Why You Should Avoid Eating Cashews And Drinking Coffee At The Same Time

In the middle of a hectic day at the office, sometimes all we have time for is a quick snack to keep us going. In a pinch, a cup of coffee and a handful of cashews might sound like the perfect mix. After all, both can refuel our energy — one with caffeine and the other with its copper and healthy fat content (per Healthline). However, while coffee and cashews each have their distinct health benefits, combining the two might result in us getting less of one of the cashews' most abundant nutrients.

A 100-gram serving of raw cashew nuts gives you over 18 grams of protein, 3.3 grams of fiber, 660 milligrams of potassium, 593 milligrams of phosphorus, and 292 milligrams of magnesium, according to the U.S. Department of Agriculture (USDA). While these nutrients may be the stars of cashews' nutritional profile, cashew nuts also give us a hefty dose of iron — 6.68 milligrams in that same 100-gram serving, to be exact. Iron plays an essential role in our circulatory health, ensuring that our muscles and the rest of our body get the oxygen they need (per National Institutes of Health). But depending on how we time it, drinking coffee may hinder iron absorption, reports the UK's Scientific Advisory Committee on Nutrition (SACN).

Coffee may interfere with the absorption of cashews' iron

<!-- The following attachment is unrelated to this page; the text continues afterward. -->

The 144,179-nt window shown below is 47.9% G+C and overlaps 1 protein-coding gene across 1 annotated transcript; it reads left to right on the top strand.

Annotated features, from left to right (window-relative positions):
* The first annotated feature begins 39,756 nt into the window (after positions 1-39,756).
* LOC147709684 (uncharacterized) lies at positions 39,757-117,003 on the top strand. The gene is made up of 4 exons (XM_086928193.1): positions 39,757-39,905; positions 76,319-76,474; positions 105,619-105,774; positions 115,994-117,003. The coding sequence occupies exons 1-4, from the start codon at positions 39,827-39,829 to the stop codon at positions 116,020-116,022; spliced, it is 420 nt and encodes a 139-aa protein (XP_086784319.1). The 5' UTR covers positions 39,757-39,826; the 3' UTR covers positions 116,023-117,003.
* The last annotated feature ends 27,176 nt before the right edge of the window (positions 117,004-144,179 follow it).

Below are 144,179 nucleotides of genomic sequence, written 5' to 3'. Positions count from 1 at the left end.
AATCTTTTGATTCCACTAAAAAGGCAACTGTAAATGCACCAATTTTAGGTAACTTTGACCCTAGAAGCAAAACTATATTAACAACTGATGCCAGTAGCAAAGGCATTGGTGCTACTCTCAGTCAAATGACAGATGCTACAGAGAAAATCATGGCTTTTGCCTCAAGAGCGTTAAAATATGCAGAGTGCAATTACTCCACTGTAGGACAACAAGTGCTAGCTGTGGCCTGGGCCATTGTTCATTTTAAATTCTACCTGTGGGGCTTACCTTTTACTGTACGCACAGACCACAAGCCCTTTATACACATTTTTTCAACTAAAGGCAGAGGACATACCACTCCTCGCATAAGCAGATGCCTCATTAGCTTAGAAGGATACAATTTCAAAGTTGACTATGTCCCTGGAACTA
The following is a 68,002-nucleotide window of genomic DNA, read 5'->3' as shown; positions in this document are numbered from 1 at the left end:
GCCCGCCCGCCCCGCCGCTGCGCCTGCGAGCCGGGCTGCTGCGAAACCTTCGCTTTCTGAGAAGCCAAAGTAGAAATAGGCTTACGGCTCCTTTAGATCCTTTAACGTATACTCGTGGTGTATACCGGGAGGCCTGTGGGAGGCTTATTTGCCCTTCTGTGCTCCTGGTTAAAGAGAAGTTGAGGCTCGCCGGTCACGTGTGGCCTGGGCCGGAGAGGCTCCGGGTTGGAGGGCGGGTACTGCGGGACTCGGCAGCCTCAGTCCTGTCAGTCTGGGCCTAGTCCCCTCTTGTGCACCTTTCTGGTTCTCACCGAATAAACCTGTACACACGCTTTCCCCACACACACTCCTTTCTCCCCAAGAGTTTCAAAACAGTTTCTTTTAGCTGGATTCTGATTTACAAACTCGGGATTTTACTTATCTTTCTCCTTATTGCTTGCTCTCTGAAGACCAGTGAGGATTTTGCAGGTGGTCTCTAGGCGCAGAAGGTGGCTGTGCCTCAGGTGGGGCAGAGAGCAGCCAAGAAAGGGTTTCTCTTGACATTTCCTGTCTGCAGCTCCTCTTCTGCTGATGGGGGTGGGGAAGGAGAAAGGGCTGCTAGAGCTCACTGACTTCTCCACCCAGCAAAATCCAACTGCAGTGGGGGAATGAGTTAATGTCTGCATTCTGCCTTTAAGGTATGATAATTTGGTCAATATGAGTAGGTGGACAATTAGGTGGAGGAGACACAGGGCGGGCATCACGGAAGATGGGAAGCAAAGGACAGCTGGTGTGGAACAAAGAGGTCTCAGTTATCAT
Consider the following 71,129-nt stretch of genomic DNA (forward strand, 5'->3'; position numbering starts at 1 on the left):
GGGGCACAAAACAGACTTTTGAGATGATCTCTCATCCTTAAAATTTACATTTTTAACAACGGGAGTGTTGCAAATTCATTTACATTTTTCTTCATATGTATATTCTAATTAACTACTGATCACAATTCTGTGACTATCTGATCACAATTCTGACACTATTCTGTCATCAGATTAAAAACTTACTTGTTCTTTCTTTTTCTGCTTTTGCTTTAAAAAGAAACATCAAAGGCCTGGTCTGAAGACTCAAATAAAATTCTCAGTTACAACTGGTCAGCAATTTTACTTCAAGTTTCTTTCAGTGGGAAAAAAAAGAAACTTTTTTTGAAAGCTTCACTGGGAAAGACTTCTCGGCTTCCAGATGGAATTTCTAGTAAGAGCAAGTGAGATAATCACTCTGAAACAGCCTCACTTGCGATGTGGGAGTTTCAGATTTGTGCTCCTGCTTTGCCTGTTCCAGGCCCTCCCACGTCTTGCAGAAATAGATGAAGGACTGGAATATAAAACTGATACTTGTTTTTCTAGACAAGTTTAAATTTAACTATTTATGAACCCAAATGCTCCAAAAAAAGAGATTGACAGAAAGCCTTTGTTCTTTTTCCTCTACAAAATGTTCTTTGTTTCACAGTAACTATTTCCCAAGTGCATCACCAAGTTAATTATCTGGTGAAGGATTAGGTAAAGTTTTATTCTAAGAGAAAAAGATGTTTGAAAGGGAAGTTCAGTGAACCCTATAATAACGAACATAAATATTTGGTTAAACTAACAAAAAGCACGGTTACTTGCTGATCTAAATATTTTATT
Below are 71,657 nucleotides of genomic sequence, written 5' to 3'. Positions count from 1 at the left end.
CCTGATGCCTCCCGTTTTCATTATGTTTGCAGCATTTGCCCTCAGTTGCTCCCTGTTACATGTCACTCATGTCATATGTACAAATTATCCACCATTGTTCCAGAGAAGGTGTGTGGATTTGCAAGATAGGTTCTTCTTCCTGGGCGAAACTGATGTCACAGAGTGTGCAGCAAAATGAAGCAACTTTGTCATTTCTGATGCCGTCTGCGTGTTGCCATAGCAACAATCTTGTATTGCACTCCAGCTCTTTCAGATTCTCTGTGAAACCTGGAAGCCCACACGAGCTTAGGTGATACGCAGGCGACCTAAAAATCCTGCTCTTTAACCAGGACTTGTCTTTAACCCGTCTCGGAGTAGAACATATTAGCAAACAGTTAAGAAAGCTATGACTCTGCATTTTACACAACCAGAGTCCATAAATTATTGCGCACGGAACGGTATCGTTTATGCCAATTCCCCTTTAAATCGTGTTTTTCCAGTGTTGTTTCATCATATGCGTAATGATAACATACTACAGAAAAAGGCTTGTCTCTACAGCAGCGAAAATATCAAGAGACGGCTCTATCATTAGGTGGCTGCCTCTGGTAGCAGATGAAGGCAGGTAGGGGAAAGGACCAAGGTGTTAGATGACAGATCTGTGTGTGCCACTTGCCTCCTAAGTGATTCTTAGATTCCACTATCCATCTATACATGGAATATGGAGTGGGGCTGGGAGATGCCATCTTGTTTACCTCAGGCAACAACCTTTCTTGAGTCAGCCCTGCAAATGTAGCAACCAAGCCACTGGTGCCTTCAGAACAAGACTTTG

If you're a dual fan of coffee and cashew nuts, take comfort in knowing that you don't necessarily have to pick one over the other. Rather, the link seems to lie in the simultaneous consumption of coffee and food items that are high in iron, like cashews. This was evidenced in an early 1983 clinical trial published in The American Journal of Clinical Nutrition, in which participants with healthy iron levels experienced a 39% drop in iron absorption when a cup of coffee was consumed with a hamburger meal. However, this was not the case when participants drank coffee 60 minutes prior to eating, indicating that staggering our coffee consumption might bypass this potential effect. That being said, inhibition of iron absorption was observed in association with drinking coffee one hour after a meal.

If you think you might be better off if you switch from coffee to tea, the study findings also showed that simultaneous ingestion of tea with a hamburger meal decreased iron absorption to an even greater degree by 64%.

What is it about coffee that interferes with iron absorption?

While caffeine may offer a partial explanation for this relationship, as it has been shown to have a minor effect on iron absorption, coffee's polyphenol content may also be involved (per Healthline). While these compounds have been linked with numerous health benefits, research shows that polyphenols bind to iron in the cells of the intestines, preventing the nutrient from making its way into the blood. It is instead dispelled from the body as waste, explains Penn State.

Such findings are of particular importance for people who may be susceptible to iron deficiency. The SACN highlights how children, girls, women of reproductive age, and some older adults may be at higher risk for iron deficiency anemia. Those with the condition may experience weakness, headache, chest pain, pale skin, cold hands and feet, low appetite, and more. Avoiding simultaneous ingestion of coffee and cashews may be one protective measure to take, as well as eating iron-dense foods alongside those that promote iron absorption. Even so, experts emphasize that eating a well-rounded diet to diversify your iron food sources is more important in supporting healthy iron levels than trying to nail down the timing of these foods.